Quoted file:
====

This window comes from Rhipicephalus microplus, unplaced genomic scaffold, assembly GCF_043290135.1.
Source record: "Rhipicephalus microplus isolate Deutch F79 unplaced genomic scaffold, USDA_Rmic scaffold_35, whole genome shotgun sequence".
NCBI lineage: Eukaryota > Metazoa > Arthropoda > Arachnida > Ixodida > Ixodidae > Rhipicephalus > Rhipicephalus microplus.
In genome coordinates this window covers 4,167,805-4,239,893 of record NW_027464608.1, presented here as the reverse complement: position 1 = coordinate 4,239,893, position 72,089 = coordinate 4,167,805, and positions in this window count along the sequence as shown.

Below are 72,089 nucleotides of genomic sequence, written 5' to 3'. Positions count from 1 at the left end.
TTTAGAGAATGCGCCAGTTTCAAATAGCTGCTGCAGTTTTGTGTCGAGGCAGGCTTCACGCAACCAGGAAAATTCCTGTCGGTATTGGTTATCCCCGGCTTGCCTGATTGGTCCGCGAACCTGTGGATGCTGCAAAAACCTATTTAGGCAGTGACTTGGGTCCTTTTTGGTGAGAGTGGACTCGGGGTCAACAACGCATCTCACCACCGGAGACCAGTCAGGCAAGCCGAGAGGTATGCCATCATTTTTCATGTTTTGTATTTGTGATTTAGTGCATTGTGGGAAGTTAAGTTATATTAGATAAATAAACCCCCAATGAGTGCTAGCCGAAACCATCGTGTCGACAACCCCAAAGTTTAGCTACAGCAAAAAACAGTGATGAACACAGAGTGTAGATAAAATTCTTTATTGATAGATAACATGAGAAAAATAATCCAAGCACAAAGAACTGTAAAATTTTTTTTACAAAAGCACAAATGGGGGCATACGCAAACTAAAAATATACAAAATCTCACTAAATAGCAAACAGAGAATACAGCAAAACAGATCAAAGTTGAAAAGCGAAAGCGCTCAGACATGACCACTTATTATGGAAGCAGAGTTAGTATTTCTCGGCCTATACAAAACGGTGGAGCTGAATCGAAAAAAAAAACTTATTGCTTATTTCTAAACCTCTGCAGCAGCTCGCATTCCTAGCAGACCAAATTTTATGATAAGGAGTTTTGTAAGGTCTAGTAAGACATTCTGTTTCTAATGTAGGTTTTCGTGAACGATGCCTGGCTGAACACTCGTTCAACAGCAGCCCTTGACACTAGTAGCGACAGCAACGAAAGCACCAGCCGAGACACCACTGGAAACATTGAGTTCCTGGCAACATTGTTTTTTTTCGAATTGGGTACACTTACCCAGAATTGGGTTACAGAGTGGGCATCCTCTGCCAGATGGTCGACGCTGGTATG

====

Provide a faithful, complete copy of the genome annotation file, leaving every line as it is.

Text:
This window comes from Rhipicephalus microplus, unplaced genomic scaffold, assembly GCF_043290135.1.
Source record: "Rhipicephalus microplus isolate Deutch F79 unplaced genomic scaffold, USDA_Rmic scaffold_35, whole genome shotgun sequence".
NCBI lineage: Eukaryota > Metazoa > Arthropoda > Arachnida > Ixodida > Ixodidae > Rhipicephalus > Rhipicephalus microplus.
In genome coordinates this window covers 4,167,805-4,239,893 of record NW_027464608.1, presented here as the reverse complement: position 1 = coordinate 4,239,893, position 72,089 = coordinate 4,167,805, and positions in this window count along the sequence as shown.

Below are 72,089 nucleotides of genomic sequence, written 5' to 3'. Positions count from 1 at the left end.
TTTAGAGAATGCGCCAGTTTCAAATAGCTGCTGCAGTTTTGTGTCGAGGCAGGCTTCACGCAACCAGGAAAATTCCTGTCGGTATTGGTTATCCCCGGCTTGCCTGATTGGTCCGCGAACCTGTGGATGCTGCAAAAACCTATTTAGGCAGTGACTTGGGTCCTTTTTGGTGAGAGTGGACTCGGGGTCAACAACGCATCTCACCACCGGAGACCAGTCAGGCAAGCCGAGAGGTATGCCATCATTTTTCATGTTTTGTATTTGTGATTTAGTGCATTGTGGGAAGTTAAGTTATATTAGATAAATAAACCCCCAATGAGTGCTAGCCGAAACCATCGTGTCGACAACCCCAAAGTTTAGCTACAGCAAAAAACAGTGATGAACACAGAGTGTAGATAAAATTCTTTATTGATAGATAACATGAGAAAAATAATCCAAGCACAAAGAACTGTAAAATTTTTTTTACAAAAGCACAAATGGGGGCATACGCAAACTAAAAATATACAAAATCTCACTAAATAGCAAACAGAGAATACAGCAAAACAGATCAAAGTTGAAAAGCGAAAGCGCTCAGACATGACCACTTATTATGGAAGCAGAGTTAGTATTTCTCGGCCTATACAAAACGGTGGAGCTGAATCGAAAAAAAAAACTTATTGCTTATTTCTAAACCTCTGCAGCAGCTCGCATTCCTAGCAGACCAAATTTTATGATAAGGAGTTTTGTAAGGTCTAGTAAGACATTCTGTTTCTAATGTAGGTTTTCGTGAACGATGCCTGGCTGAACACTCGTTCAACAGCAGCCCTTGACACTAGTAGCGACAGCAACGAAAGCACCAGCCGAGACACCACTGGAAACATTGAGTTCCTGGCAACATTGTTTTTTTTCGAATTGGGTACACTTACCCAGAATTGGGTTACAGAGTGGGCATCCTCTGCCAGATGGTCGACGCTGGTATG